Part 2 of 2 - Sebastian Bergmann, the maintainer of the PHPUnit testing framework, came to our office in Cologne, Germany to talk with Campbell Vertesi (@CampbellVertesi) and me about PHP, PHP FIG and the PSRs, and of course testing. It is another in the series of interviews we carried out with important and interesting people from the PHP community in preparation for DrupalCon Asia in Mumbai.
Our session, "Meet PHP-FIG: Your community just got a whole lot bigger, Drupal" is about Drupal 8’s membership in the world of PHP interoperability. We’re covering the basics of what the PHP Framework Interoperability Group (PHP-FIG) is, what the various PSRs are and do, and talking about testing and dependency management, and what it means to be a part of the new PHP community — including having better architecture, cleaner code, and less risk thanks to more interoperability. All of this adds up to a big move to get projects “off their islands,” saving developers a lot of code and companies a lot of money, among other benefits.
"I always think about testing as an investment into the future. I also like to think about tests as being executable specification and or documentation of my software."
Q: How can testing save people time and frustration?
Sebastian: I always think about testing as an investment into the future. It’s incredibly hard to believe if you have never done it and have not been doing it for a couple of months because we have to make this experience – just that it’s one of those things that most people don’t believe when they are told or when they read about it. You have to make the experience yourself. “It’s an investment into the future,” like I said.
So today I have the requirements for some process of my application and I implement that. Then in six months’ time or next year, something changes. I make the change and I don’t know--if I don’t have tests in place--that by making that change I did not break anything else that used to work. If I have tests in place I first go in (and if I do test-driven development), then I change the test first to reflect the new requirements. I run the test and the test will not work ... of course. The software has not been adapted yet for that. I also like to think about tests as being executable specification and or documentation of my software. So I’ve changed my specification. Okay so I’ve written down in code what the software should do and then I make the change. Now the test can tell you you things. Yes, the thing that you wanted to change now behaves in the way that you wanted it to behave after the test. More importantly, all the other things around it that are not supposed to change have in fact not changed.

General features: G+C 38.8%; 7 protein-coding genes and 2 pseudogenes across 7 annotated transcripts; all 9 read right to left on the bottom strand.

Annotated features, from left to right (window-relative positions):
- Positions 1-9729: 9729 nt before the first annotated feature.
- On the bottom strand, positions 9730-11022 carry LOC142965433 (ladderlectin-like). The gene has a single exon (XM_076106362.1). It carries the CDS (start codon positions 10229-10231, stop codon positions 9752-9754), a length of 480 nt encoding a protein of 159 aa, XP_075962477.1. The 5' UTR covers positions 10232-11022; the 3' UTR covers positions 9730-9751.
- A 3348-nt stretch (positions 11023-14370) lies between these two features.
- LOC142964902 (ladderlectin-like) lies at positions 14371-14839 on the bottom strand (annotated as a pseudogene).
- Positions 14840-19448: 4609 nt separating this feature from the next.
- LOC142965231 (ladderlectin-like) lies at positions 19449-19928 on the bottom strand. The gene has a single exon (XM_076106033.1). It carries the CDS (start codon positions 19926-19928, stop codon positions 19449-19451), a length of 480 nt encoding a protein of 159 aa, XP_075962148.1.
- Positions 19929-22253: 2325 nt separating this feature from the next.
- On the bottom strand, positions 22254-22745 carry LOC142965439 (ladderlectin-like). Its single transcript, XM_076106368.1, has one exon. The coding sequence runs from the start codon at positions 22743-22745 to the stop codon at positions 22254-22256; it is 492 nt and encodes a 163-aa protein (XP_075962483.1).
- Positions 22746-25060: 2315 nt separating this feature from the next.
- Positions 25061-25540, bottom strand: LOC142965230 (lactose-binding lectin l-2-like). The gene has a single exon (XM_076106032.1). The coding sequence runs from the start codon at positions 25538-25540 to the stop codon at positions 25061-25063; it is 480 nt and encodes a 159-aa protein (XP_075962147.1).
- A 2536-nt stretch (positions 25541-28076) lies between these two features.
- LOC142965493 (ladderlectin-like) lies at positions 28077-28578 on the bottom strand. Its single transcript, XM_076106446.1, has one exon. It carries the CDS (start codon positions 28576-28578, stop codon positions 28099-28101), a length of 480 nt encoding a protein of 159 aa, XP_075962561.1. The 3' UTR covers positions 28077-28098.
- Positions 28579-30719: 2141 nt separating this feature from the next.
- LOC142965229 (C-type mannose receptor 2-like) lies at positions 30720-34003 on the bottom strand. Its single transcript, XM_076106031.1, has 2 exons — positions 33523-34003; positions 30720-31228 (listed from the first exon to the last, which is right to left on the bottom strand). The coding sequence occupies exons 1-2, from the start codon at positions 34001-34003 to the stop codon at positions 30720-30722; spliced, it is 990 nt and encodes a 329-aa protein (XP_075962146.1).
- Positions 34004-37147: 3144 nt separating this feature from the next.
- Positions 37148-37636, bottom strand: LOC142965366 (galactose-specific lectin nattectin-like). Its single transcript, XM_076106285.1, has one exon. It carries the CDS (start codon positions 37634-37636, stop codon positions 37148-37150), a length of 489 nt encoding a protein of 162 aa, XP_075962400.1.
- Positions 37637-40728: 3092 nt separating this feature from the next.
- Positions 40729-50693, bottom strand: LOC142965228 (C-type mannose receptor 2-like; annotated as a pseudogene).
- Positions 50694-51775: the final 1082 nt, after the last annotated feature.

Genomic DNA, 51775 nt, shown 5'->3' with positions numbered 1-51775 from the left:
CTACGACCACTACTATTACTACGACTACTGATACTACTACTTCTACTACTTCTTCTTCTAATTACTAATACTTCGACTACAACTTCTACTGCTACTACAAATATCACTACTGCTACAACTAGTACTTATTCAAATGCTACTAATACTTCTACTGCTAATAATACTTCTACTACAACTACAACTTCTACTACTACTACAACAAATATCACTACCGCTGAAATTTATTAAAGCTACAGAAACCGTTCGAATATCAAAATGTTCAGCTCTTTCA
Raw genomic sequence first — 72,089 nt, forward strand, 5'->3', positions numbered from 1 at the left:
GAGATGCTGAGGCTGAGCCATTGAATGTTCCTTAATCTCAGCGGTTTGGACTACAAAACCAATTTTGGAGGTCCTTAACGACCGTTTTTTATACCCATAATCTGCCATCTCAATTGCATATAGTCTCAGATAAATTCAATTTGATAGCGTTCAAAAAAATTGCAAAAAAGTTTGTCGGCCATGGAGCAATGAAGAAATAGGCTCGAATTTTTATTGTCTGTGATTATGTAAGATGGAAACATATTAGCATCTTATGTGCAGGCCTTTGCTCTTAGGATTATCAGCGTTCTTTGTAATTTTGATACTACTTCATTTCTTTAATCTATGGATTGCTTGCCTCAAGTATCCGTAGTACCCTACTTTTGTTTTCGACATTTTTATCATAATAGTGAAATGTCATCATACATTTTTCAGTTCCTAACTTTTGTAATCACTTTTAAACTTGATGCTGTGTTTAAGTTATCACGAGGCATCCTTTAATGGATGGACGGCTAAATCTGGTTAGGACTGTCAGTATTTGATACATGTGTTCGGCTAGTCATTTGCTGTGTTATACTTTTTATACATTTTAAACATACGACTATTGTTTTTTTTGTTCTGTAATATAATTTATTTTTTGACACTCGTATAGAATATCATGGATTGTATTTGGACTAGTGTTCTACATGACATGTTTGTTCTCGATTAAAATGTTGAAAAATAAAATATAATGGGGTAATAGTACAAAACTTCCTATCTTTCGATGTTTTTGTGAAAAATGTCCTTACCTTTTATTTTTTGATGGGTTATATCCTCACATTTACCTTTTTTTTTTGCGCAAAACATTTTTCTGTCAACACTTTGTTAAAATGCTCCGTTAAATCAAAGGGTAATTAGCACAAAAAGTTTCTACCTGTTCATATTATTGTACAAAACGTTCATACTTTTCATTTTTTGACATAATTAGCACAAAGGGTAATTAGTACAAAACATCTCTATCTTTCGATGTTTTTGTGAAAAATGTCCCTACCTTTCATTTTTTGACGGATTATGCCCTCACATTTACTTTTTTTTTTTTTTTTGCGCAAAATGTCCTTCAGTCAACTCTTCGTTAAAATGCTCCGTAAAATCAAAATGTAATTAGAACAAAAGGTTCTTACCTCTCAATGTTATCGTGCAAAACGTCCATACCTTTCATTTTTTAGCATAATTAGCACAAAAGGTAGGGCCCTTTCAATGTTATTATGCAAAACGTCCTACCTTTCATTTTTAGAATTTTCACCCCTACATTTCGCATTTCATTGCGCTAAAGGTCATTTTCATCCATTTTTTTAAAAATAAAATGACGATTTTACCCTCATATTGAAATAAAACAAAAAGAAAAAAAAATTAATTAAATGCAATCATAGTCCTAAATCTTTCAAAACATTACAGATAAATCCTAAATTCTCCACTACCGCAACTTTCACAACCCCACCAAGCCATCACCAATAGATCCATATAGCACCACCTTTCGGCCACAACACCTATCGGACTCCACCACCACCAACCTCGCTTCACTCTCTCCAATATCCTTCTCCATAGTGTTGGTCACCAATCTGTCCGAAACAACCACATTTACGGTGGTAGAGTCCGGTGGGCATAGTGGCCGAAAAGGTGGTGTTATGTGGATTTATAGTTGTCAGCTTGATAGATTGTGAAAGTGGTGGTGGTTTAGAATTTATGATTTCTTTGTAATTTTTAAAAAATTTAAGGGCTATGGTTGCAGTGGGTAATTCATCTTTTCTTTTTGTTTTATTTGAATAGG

Q: It makes any change or any pivot or any addition to what you’ve written much, much easier and much more efficient and much more - with a lot less risks in it.
Sebastian: It reduces the risk but it also reduces the time that it takes and that’s the most fascinating thing. There are plenty of studies out there from Microsoft, from Ericsson, from IBM that said when a team starts to introduce test driven development, for instance. For the first couple of months or so they will be 15% to 30% slower than they used to be because they have to learn a new tool. They have to wrap their head around a new process. After that they become much more productive because they spend almost no time on debugging anymore.
Q: Because they’re testing before they commit?
Q: Actually when we think about it that way then the value of the test increases proportionate to the complexity of the application.
Q: If you’re writing a 15-line PHP snippet, writing a test is not going to help you. On the other hand if you’re writing a piece of code that has to integrate into a really complex multi headed application--I’m looking at every Drupal developer in the world--then writing a test for that 15 lines can make a really big difference for you.
Sebastian: That is true. I don’t remember who said it but there’s also a saying in the testing community that it doesn’t go about the size of the project but they say you don’t need to test code that never changes. So if you are really, really sure that the piece of software that you have just written never ever change then don’t waste time writing test for it because you have just written it and you have done some manual testing around it to make sure that it works. Then there’s no need to invest in automated testing.
Q: Does that exist? How often does that come?
Sebastian: Never! You wouldn’t believe the kind of conversations I had - with customer management or been told by developers from conversations they had with their management or their customers, “We need this piece of software. It’s a one off thing. The software that only ever be in production for two weeks before this event and one week afterwards and then we delete it ... But it was so successful! Now we keep it and now it’s running for 10 years. Where the hell did these problems come from? What were the developers thinking? Why didn’t they do their job properly?” Because nobody told them that this was going to be in production for such a long period of time.
Q: The PSRs, the PHP FIG itself defining logging interfaces, defining how to store stuff, how to think about stuff. I think with these three ingredients in place allowed the Drupal community for example to build the first Meta PHP product. Its pieces of Symfony. It’s all these external libraries. It’s our own code ... I contend the Drupal 8 is a sign that PHP is in a new phase now.
"Beware of your temporary solutions; they're the ones you're going to have to live with the longest."
Q: Back to the new phase of PHP interoperability, PHP FIG, Composer, and Drupal 8 ...